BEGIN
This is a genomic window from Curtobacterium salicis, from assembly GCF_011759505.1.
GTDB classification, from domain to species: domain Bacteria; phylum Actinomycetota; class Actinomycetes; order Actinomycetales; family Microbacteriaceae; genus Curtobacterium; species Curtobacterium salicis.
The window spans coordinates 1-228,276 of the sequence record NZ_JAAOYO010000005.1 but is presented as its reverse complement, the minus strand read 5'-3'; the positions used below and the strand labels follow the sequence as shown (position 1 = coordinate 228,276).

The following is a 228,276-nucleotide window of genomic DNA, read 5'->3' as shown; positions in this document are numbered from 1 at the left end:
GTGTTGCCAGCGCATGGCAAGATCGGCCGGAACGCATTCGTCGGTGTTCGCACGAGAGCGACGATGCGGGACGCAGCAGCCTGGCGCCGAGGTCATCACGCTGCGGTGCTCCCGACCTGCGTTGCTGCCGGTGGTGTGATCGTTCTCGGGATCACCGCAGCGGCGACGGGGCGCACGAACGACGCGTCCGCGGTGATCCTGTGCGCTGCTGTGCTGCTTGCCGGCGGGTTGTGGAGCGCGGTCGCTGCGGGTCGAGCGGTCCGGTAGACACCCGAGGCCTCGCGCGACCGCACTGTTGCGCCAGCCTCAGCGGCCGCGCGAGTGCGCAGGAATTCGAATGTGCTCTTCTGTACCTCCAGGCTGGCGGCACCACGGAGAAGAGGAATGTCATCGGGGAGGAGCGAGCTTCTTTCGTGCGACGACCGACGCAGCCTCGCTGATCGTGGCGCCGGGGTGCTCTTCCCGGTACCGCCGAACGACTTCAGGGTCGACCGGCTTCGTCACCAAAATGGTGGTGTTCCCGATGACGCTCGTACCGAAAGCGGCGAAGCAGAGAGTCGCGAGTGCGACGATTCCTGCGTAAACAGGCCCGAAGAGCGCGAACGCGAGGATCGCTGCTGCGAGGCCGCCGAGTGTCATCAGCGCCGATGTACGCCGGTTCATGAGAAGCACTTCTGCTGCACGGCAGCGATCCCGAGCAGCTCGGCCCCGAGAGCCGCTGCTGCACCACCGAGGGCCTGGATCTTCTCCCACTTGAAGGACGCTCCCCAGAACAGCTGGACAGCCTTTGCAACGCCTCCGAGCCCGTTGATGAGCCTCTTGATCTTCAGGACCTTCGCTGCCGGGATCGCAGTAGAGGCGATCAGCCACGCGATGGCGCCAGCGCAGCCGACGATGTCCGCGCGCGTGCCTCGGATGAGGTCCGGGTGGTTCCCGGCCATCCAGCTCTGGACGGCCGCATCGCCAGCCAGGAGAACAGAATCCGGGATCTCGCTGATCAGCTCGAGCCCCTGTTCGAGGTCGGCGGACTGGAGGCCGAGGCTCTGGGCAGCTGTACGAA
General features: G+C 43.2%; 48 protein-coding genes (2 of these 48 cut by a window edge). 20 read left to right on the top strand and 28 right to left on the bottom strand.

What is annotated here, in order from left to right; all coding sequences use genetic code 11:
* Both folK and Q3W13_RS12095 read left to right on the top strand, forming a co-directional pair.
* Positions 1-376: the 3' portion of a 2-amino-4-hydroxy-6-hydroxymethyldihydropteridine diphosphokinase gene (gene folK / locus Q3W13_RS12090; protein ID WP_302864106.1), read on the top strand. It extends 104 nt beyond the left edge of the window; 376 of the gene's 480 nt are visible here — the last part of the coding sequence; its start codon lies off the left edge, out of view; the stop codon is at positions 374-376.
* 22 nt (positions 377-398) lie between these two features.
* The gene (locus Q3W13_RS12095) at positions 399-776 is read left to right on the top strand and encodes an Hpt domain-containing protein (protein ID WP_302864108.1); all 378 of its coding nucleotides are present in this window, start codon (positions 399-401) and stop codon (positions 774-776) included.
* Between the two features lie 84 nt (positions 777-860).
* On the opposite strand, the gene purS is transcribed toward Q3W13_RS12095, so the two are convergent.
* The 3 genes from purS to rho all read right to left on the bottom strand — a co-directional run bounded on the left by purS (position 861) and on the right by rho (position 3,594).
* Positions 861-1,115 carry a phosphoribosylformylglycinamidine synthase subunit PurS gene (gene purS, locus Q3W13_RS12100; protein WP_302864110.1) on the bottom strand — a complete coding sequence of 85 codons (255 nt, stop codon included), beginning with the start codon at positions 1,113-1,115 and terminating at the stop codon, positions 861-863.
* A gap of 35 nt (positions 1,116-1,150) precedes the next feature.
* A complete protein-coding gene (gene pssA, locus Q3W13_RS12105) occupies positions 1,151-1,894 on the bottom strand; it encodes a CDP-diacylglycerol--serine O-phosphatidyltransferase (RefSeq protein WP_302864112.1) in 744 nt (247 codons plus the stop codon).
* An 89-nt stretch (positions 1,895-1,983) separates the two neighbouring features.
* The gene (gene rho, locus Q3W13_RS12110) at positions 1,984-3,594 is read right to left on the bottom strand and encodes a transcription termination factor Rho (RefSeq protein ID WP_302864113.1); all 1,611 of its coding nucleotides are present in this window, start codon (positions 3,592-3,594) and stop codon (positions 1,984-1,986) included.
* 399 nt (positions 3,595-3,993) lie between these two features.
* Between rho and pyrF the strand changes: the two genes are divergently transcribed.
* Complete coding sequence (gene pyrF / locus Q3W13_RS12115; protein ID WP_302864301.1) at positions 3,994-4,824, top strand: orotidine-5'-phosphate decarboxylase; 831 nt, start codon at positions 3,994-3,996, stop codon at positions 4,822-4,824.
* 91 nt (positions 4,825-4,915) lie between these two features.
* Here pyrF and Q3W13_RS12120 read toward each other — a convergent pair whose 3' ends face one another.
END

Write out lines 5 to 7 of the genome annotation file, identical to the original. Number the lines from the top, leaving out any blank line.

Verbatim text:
GTGTTGCCAGCGCATGGCAAGATCGGCCGGAACGCATTCGTCGGTGTTCGCACGAGAGCGACGATGCGGGACGCAGCAGCCTGGCGCCGAGGTCATCACGCTGCGGTGCTCCCGACCTGCGTTGCTGCCGGTGGTGTGATCGTTCTCGGGATCACCGCAGCGGCGACGGGGCGCACGAACGACGCGTCCGCGGTGATCCTGTGCGCTGCTGTGCTGCTTGCCGGCGGGTTGTGGAGCGCGGTCGCTGCGGGTCGAGCGGTCCGGTAGACACCCGAGGCCTCGCGCGACCGCACTGTTGCGCCAGCCTCAGCGGCCGCGCGAGTGCGCAGGAATTCGAATGTGCTCTTCTGTACCTCCAGGCTGGCGGCACCACGGAGAAGAGGAATGTCATCGGGGAGGAGCGAGCTTCTTTCGTGCGACGACCGACGCAGCCTCGCTGATCGTGGCGCCGGGGTGCTCTTCCCGGTACCGCCGAACGACTTCAGGGTCGACCGGCTTCGTCACCAAAATGGTGGTGTTCCCGATGACGCTCGTACCGAAAGCGGCGAAGCAGAGAGTCGCGAGTGCGACGATTCCTGCGTAAACAGGCCCGAAGAGCGCGAACGCGAGGATCGCTGCTGCGAGGCCGCCGAGTGTCATCAGCGCCGATGTACGCCGGTTCATGAGAAGCACTTCTGCTGCACGGCAGCGATCCCGAGCAGCTCGGCCCCGAGAGCCGCTGCTGCACCACCGAGGGCCTGGATCTTCTCCCACTTGAAGGACGCTCCCCAGAACAGCTGGACAGCCTTTGCAACGCCTCCGAGCCCGTTGATGAGCCTCTTGATCTTCAGGACCTTCGCTGCCGGGATCGCAGTAGAGGCGATCAGCCACGCGATGGCGCCAGCGCAGCCGACGATGTCCGCGCGCGTGCCTCGGATGAGGTCCGGGTGGTTCCCGGCCATCCAGCTCTGGACGGCCGCATCGCCAGCCAGGAGAACAGAATCCGGGATCTCGCTGATCAGCTCGAGCCCCTGTTCGAGGTCGGCGGACTGGAGGCCGAGGCTCTGGGCAGCTGTACGAA
General features: G+C 43.2%; 48 protein-coding genes (2 of these 48 cut by a window edge). 20 read left to right on the top strand and 28 right to left on the bottom strand.

What is annotated here, in order from left to right; all coding sequences use genetic code 11: